Goal 9: Industry, innovation and infrastructureProvide the necessary infrastructure for economic and social activities.Cooperatives offer sustainable and accessible alternatives in communities where there is no private interest in developing infrastructure such as roads, schools, and hospitals.
Goal 10: Reduced inequalitiesEnsure economic and social inclusion, as well as equal opportunities for everyone.The principles of inclusion, democracy and participation promote the fight against social inequalities, which permeates other spheres of incidence.
Goal 11: Sustainable cities and communitiesEnsure housing and basic services for all, as well as safe and sustainable transport systems. Reduce the negative environmental impact.Cooperatives are inserted in large cities, modifying the city environment in favor of green, inclusive, accessible and ecological spaces.
Goal 12: Responsible consumption and productionSustainable management of natural resources, reduction of food waste, as well as promotion of sustainable agricultural production practices.The principles and values of cooperatives encourage reflection and change in production and consumption habits, both inside and outside the organization.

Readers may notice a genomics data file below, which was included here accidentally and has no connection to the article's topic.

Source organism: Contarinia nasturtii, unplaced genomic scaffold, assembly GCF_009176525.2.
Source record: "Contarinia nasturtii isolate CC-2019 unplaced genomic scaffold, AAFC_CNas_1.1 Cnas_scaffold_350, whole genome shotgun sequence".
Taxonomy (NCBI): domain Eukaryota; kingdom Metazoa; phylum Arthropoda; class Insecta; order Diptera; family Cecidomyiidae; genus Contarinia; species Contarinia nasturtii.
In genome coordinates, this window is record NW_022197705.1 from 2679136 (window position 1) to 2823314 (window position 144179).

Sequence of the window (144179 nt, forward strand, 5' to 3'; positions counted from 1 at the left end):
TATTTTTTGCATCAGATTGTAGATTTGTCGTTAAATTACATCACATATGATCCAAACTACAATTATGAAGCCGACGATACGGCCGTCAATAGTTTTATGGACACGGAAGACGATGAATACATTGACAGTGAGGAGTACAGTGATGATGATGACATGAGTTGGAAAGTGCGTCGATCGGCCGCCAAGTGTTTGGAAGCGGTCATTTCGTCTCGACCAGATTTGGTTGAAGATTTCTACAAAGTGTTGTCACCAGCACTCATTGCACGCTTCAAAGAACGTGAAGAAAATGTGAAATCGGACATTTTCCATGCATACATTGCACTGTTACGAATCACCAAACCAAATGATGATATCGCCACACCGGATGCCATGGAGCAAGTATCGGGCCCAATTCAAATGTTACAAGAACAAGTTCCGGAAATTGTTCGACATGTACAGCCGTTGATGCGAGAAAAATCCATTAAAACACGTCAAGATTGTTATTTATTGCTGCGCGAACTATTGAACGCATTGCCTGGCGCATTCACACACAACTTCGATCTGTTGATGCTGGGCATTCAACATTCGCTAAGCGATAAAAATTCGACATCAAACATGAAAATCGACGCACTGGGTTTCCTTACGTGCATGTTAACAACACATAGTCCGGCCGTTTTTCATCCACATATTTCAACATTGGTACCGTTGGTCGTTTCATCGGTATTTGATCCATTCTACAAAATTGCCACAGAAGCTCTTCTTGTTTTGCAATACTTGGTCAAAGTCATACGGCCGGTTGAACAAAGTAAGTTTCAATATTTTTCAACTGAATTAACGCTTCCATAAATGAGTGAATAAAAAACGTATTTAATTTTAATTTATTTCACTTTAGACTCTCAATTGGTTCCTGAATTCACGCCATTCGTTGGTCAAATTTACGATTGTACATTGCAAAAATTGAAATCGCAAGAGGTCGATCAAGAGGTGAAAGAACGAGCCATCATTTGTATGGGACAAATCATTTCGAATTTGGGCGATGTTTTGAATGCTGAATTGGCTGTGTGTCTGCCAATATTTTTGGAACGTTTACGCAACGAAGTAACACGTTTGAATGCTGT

Goal 13: Climate actionStrengthening of environmental care measures, as well as education and awareness among communities.Cooperatives involve people in the search for solutions and alternatives for managing the natural resources of their community. In addition, they promote friendly environmental laws and production processes.
Goal 14: Life below waterReduce sea pollution and protect marine and coastal ecosystems.
Goal 15: Life on landPromote the sustainable management of terrestrial ecosystems. End deforestation and ensure the conservation of mountain ecosystems.
Goal 16: Peace, justice and strong institutionsSignificantly reduce violence, exploitation and human trafficking, as well as corruption and organized crime.Cooperatives help rebuild economies after war conflicts, through solidarity efforts deployed via emotional, moral and political support.
Goal 17: Partnerships for the goalsPromotion of public, private and civil society alliances.Compliance with the SDGs is not possible without international cooperation. Cooperatives promote solidarity and networking with the aim of creating synergies for a greater impact on their projects.